People often refer to this time, this time with small children, as the trenches. I know I have. It is no secret that parenting Little G has been overwhelming and discouraging at times. I have felt angry and out-of-control at times. I have felt guilty that I couldn't seem to handle it as well as other mommies. I have felt ashamed that my child has acted out towards me in ways that I have never seen other children do with their mothers. I have felt despair that I am not cut out to be a mother. I have felt accused of not being a positive enough person. I have felt lonely. I have felt confused. I have felt isolated. I have felt defeated.
Of course, parenting isn't all black and white. It isn't ever going to be that my child is more difficult or more spirited than yours. Or that I am not as positive a person as you are. Or that I am being overly dramatic about my situation.
Instead, there are so many different factors behind all of the ebbs and tides and flows of my relationship with Little G.
I shared my darkness with you once. It was frightening to consider that I might be the problem and thus I might have to be the solution.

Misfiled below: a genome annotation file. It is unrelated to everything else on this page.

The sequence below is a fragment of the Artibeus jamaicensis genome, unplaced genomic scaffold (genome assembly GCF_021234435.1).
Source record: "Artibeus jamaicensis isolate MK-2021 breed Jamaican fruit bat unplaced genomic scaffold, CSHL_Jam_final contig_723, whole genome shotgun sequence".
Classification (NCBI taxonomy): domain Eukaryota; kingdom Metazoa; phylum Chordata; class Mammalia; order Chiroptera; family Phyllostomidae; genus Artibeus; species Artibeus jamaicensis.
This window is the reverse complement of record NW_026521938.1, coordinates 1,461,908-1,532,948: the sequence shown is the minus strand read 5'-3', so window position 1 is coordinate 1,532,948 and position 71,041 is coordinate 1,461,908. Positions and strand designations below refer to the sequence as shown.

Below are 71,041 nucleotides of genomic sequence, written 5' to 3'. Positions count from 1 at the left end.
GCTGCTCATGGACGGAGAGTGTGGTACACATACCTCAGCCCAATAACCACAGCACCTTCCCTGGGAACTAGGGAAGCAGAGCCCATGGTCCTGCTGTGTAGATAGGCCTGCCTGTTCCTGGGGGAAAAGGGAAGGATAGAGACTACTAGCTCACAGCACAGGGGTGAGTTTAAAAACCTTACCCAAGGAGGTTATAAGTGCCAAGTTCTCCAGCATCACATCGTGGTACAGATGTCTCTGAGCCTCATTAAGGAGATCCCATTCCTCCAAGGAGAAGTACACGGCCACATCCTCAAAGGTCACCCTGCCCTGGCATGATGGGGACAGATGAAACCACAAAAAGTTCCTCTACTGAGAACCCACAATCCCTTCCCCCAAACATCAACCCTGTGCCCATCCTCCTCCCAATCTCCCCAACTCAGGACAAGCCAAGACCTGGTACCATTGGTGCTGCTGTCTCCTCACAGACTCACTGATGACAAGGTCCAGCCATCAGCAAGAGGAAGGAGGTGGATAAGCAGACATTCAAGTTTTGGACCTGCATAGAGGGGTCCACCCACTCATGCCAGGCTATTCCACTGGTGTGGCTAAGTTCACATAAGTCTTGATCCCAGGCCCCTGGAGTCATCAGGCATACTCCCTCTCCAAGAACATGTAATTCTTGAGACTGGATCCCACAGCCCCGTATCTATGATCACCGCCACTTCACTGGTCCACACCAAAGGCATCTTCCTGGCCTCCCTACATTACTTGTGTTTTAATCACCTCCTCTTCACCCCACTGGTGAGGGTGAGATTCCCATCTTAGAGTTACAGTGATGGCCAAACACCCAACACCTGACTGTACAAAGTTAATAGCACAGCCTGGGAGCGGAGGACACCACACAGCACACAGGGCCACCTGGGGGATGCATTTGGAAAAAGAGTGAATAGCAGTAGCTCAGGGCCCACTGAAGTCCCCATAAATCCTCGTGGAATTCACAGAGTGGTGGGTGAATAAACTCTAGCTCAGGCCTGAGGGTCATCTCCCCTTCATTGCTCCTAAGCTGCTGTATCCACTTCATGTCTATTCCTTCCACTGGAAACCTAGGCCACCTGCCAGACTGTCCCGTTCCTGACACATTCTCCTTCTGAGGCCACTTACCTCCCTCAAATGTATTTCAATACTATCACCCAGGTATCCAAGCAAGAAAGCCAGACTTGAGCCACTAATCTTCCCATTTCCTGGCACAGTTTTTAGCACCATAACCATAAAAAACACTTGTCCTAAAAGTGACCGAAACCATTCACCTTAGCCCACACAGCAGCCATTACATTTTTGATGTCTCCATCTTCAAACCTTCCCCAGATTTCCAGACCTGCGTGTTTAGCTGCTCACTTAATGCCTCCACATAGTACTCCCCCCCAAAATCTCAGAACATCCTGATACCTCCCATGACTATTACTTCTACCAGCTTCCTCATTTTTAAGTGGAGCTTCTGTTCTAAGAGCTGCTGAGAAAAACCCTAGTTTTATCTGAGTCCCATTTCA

I have been seeing a therapist and have been taking a new prescription for a medication that I know in the deepest place of my heart has truly helped me to weed through all of the deep emotional pain and dark thoughts that have bombarded my mind since I became a mother. I have been gaining confidence in my parenting skills and my point of view and the overflowing amount of love I have for both of my children. And yet, with this piece of the puzzle fitting in place, Little G is still struggling. Because it isn't just me. It is him too.
We are looking down the long road of a potential Sensory Processing Disorder (SPD) evaluation and diagnosis. Little G is so bright and caring and smart and intuitive. I both pray desperately that this is the answer and at the same time, I know deep in my heart that just like our relationship as parent and child, there is no, one, key for the many ebbs and tides and flows of Little G.
These are the trenches. This is where we are. And yet, even in this deep, dark place, as we slog our way through, I feel hope. It isn't a feeling I am used to over the course of the last three years. And that is what therapy and medication has given me. Because now, instead of fumbling around in the dark, I finally feel like someone has left a light on for me.